To better understand the possible consequences of the co-occurrence of salinity and temperature stresses on reef building corals in subtropical marginal environment, laboratory based experiments were conducted on early embryonic developmental success of the newly fertilized eggs of Acropora valida from Hong Kong under different interactive temperature [24, 27 (ambient), 30 °C] and salinity [33 psu (ambient), 30, 28, 26 psu] treatments. Our results showed the effect of temperature to be comparatively stronger than that of salinity in affecting rate of embryonic development. There was a 4 h delay in embryonic development at lowered (24 °C) and slightly accelerated development at elevated (30 °C) temperatures. In addition, the interaction of temperature and salinity significantly affected the proportion of abnormal embryos. At 27 °C and 30 °C, the percentage of developmental abnormalities was generally low (<25 %) in salinities that ranged from 33 to 28 psu. A significant increase was observed at 26 psu treatment. Similar low level of abnormal embryonic development was observed at 24 °C except that increased abnormalities were already observed at a higher salinity of 28 psu. These results demonstrated that lowered temperature and reduced salinity (24 °C and 26 psu) have the potential to negatively impact the reproductive success of this coral species, and would ultimately lead to substantial decline in sexual recruitment. Such negative impact, however, could be alleviated under a warmer ocean, therefore allowing the persistence of this coral species in the long-term. These results are important for a better understanding of the possible consequences of climate change on reef building scleractinian corals in a subtropical marginal environment like Hong Kong.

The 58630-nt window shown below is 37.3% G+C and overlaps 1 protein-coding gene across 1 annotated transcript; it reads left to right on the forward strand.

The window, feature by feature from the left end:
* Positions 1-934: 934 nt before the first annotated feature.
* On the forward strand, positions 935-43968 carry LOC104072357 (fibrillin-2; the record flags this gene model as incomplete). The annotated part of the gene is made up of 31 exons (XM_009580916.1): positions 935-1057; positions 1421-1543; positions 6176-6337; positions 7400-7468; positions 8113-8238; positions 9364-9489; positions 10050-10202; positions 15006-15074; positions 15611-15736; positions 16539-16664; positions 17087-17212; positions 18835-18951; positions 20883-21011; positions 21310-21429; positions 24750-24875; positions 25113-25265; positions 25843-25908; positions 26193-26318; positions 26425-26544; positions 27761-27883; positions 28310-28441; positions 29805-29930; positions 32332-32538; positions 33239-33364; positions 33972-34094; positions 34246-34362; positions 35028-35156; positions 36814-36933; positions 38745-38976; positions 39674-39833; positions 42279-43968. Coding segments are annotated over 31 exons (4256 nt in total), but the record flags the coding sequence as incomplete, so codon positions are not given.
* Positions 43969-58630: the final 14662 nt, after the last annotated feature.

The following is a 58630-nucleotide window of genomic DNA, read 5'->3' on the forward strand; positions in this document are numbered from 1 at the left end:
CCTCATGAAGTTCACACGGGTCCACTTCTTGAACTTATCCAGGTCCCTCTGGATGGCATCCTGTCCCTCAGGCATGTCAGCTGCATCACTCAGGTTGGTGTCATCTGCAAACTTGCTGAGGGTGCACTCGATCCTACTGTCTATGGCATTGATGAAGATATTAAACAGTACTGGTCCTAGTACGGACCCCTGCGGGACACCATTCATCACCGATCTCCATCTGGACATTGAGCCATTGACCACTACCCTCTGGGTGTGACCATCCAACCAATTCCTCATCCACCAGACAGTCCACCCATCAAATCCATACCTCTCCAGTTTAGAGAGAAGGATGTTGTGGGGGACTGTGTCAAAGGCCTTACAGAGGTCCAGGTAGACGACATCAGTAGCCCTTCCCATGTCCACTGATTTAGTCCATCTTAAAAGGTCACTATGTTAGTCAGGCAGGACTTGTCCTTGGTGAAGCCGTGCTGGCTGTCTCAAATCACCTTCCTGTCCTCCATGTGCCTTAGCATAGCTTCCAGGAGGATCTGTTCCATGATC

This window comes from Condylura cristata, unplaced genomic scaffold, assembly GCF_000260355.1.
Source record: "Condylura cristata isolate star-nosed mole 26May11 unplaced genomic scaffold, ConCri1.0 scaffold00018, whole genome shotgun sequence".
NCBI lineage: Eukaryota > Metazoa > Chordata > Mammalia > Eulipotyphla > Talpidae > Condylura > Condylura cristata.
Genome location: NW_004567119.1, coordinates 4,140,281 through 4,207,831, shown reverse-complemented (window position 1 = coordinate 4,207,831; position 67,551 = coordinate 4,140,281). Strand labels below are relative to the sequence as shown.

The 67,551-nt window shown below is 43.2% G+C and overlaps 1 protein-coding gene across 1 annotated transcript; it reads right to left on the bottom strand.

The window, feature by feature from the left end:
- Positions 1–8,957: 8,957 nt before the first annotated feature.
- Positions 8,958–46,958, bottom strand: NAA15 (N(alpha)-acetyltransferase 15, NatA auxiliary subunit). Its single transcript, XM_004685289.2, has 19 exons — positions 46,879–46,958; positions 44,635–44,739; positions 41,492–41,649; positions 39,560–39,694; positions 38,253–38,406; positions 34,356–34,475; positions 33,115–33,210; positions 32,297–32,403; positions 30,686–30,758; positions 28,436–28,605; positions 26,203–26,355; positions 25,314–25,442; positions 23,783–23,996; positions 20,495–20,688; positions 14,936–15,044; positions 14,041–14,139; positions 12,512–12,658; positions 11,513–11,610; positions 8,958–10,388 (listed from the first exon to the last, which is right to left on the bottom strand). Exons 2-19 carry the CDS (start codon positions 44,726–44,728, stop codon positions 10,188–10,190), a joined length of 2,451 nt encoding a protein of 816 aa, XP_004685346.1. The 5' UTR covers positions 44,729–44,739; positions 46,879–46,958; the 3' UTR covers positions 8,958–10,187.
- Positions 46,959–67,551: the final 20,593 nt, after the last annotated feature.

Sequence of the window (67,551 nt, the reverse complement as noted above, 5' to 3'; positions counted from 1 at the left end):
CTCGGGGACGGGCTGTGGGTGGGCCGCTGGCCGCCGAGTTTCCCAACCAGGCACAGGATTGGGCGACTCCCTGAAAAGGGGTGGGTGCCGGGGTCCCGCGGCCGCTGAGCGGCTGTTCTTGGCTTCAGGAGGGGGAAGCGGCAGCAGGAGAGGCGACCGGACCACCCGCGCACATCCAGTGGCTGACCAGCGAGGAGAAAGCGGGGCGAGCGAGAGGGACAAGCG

Financed by the National Centre for Research and Development under grant No. SP/I/1/77065/10 by the strategic scientific research and experimental development program:
SYNAT - “Interdisciplinary System for Interactive Scientific and Scientific-Technical Information”.